Digital distribution the future of software? Only if you don’t mind having stuff you’ve paid for deleted

Game publisher Electronic Arts has a special new power it’s given itself over products consumers buy from it – the power to block them from playing their own software.

It’s like if you bought a car from Holden, and then said something publicly that Holden didn’t like, and so Holden came around and disabled your car and it was now worthless.

Meanwhile, EA and other dinosaur publishers think they can charge more for a digital download than a physical product, as part of their cunning strategy to delay digital distribution (from which they profit handsomely, having no physical costs and no retailers to cut in on the profits).

Which, given what they want to do with it, is possibly a blessing in disguise.

V for vastly increased sales

Professional grumpy person, and original V for Vendetta author Alan Moore, finds something ironic in the sudden popularity of Vendetta-style Guy Fawkes masks for anti-corporate protests:

“I find it comical, watching Time Warner try to walk this precarious tightrope.” Through contacts in the comics industry, he explains, he has heard that boosted sales of the masks have become a troubling issue for the company. “It’s a bit embarrassing to be a corporation that seems to be profiting from an anti-corporate protest. It’s not really anything that they want to be associated with. And yet they really don’t like turning down money – it goes against all of their instincts.” Moore chuckles. “I find it more funny than irksome.”

Although I doubt any corporations are really ashamed of flogging stuff to anti-corporate protesters. I suspect they giggle to each other about it.

Don’t you dare oppress my religious beliefs by wishing me a happy holiday!

I must have signed up to some loyalty program at Strandbags when I bought a briefcase some time. Tonight I received this:

Dear Jeremy,

We have received a number of complaints in relation to our ‘Happy Holidays’ promotion.

It was never our intention to offend or in any way reduce the importance of Christmas, and if it has done so, we sincerely apologise.

To this end, we have instructed our stores to remove the ‘Happy Holidays’ promotion immediately.

As always, your valued input and feedback is welcomed and appreciated.

Yours Sincerely

Rory Crawford
Chief Executive Officer

You have got to be kidding. Somebody actually complained that saying “Happy Holidays” didn’t pander sufficiently to their religion? And instead of responding with something pointing out how silly that is, and how even Christians can have happy holidays, they actually caved?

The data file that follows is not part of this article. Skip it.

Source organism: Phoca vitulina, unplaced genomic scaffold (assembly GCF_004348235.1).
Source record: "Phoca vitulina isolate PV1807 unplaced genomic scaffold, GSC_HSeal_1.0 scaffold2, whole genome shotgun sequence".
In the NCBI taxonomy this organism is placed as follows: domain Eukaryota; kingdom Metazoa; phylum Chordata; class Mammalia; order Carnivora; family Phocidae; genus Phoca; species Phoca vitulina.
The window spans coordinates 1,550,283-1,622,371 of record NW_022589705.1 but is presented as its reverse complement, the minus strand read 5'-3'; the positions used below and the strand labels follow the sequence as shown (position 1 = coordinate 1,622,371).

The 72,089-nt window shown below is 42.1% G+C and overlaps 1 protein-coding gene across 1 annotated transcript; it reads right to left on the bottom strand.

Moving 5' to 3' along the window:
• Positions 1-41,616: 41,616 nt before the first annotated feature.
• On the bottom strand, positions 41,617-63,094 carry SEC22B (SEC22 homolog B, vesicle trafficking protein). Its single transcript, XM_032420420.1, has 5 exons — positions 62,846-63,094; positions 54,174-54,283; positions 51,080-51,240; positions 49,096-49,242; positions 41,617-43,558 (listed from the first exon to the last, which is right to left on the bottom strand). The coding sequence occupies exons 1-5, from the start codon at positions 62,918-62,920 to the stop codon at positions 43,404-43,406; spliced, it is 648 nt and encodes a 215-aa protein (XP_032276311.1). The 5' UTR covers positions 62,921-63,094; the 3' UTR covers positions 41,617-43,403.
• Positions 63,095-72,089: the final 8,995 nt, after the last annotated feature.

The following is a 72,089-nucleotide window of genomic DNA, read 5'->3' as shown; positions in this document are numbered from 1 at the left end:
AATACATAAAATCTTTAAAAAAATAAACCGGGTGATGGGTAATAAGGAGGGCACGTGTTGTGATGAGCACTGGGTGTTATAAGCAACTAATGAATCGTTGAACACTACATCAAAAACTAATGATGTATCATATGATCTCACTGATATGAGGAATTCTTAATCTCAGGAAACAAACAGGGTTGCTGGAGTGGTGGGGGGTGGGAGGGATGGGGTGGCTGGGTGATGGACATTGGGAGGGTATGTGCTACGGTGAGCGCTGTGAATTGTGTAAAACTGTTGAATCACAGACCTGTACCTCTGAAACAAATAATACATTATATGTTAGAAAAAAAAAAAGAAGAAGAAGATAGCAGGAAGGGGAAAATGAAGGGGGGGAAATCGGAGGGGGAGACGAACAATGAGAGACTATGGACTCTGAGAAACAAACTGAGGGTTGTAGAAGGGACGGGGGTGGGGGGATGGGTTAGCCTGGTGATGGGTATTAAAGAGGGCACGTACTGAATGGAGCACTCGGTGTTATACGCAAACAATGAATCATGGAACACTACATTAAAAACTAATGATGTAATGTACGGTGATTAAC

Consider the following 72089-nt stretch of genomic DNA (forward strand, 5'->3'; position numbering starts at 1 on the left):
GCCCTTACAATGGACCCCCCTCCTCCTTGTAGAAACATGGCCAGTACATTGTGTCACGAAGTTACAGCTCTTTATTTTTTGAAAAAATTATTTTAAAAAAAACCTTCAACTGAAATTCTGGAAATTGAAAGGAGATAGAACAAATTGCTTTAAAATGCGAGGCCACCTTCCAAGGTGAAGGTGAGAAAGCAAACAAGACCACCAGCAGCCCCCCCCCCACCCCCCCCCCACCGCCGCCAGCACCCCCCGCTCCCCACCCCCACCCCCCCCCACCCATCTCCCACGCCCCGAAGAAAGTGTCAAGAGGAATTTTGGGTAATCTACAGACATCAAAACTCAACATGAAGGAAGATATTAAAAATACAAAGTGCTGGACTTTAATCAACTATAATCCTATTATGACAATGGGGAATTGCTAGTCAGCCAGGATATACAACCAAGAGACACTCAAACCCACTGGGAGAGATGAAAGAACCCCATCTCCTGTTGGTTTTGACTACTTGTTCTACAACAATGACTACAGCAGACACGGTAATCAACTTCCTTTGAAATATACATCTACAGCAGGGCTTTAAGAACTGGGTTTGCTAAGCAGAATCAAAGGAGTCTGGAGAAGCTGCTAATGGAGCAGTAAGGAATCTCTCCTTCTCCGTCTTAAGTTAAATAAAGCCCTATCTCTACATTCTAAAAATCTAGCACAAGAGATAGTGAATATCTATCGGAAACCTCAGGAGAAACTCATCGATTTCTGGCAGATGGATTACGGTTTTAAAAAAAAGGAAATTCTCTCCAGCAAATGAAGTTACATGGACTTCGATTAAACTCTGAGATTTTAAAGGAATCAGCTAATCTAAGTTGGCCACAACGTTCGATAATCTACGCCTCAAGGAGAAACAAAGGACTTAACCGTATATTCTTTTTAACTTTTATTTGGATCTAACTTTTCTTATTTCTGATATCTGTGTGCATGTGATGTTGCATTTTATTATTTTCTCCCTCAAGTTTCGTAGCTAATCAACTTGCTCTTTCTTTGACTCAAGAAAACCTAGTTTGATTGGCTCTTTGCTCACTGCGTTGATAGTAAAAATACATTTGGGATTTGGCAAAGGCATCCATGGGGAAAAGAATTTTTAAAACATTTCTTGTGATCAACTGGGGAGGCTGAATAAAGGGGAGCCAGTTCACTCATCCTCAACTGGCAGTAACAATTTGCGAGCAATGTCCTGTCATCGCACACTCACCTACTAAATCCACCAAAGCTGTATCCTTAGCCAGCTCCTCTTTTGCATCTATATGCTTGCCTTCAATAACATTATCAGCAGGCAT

Well now you’ve pissed off people who aren’t insane fundamentalists. And there are a lot more of us. And our objection – that you think we’re some kind of theocracy where you must pander to the religious in order to do business – makes a hell of a lot more sense than theirs.

Strandbags’ contact details, if you’d like to let them know what you think of their cowardice.

PS Talking of cowardice, despite ending the email with “your valued input and feedback is welcomed and appreciated”, Rory’s email comes from the presumably not-checked “noreply@loyalty.strandbags.com.au” and there’s no return email address given. Funny, that.

More for the copyright parasites

Naturally, the only sorts of shift we see in national copyright law are the ones making it easier for corporate copyright holders to screw over Australian citizens:

The Federal Government has proposed to modify federal regulations to make it easier for anti-piracy organisations to request details of alleged Internet pirates from ISPs, in a modified process which would make it easier for organisations such as Movie Rights Group and AFACT to pursue individuals allegedly illegally downloading content online.

No shifts to protect parallel importing and enable Australians to circumvent anti-competitive regional blocks that artificially prevent them accessing material at the same price and same time as those in other countries. No shifts to protect the public domain from ever-increasing copyright terms. Nothing to protect fair use from copyright trolling (as in the outrageous Down Under case). Just more help for IP parasites to rip off Australians and for non-commercial copyright infringement to be treated more seriously than theft or assaults.

There’s no balance in this debate, and the big parties are just giving the well-funded lobbyists everything they want, at the expense of ordinary (if unfortunately disengaged) Australian citizens.